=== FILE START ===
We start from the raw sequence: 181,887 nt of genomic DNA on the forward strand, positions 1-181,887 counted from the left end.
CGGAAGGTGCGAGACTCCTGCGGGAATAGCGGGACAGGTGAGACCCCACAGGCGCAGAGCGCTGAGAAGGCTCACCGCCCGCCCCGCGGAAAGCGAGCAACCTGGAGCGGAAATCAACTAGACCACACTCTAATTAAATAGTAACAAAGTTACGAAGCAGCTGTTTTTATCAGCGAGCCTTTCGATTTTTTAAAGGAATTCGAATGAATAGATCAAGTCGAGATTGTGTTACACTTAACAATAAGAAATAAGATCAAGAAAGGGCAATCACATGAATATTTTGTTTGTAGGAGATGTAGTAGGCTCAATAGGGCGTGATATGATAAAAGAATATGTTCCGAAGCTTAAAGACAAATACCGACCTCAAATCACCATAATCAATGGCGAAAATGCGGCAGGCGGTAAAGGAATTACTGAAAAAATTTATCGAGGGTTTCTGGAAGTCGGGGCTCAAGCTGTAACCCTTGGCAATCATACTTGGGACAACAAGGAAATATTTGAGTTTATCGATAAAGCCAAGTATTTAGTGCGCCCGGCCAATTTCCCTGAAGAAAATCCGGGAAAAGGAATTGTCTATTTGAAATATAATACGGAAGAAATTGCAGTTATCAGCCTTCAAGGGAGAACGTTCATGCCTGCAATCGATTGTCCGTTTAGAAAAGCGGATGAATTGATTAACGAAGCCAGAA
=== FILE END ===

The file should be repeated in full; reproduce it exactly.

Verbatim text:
We start from the raw sequence: 181,887 nt of genomic DNA on the forward strand, positions 1-181,887 counted from the left end.
CGGAAGGTGCGAGACTCCTGCGGGAATAGCGGGACAGGTGAGACCCCACAGGCGCAGAGCGCTGAGAAGGCTCACCGCCCGCCCCGCGGAAAGCGAGCAACCTGGAGCGGAAATCAACTAGACCACACTCTAATTAAATAGTAACAAAGTTACGAAGCAGCTGTTTTTATCAGCGAGCCTTTCGATTTTTTAAAGGAATTCGAATGAATAGATCAAGTCGAGATTGTGTTACACTTAACAATAAGAAATAAGATCAAGAAAGGGCAATCACATGAATATTTTGTTTGTAGGAGATGTAGTAGGCTCAATAGGGCGTGATATGATAAAAGAATATGTTCCGAAGCTTAAAGACAAATACCGACCTCAAATCACCATAATCAATGGCGAAAATGCGGCAGGCGGTAAAGGAATTACTGAAAAAATTTATCGAGGGTTTCTGGAAGTCGGGGCTCAAGCTGTAACCCTTGGCAATCATACTTGGGACAACAAGGAAATATTTGAGTTTATCGATAAAGCCAAGTATTTAGTGCGCCCGGCCAATTTCCCTGAAGAAAATCCGGGAAAAGGAATTGTCTATTTGAAATATAATACGGAAGAAATTGCAGTTATCAGCCTTCAAGGGAGAACGTTCATGCCTGCAATCGATTGTCCGTTTAGAAAAGCGGATGAATTGATTAACGAAGCCAGAA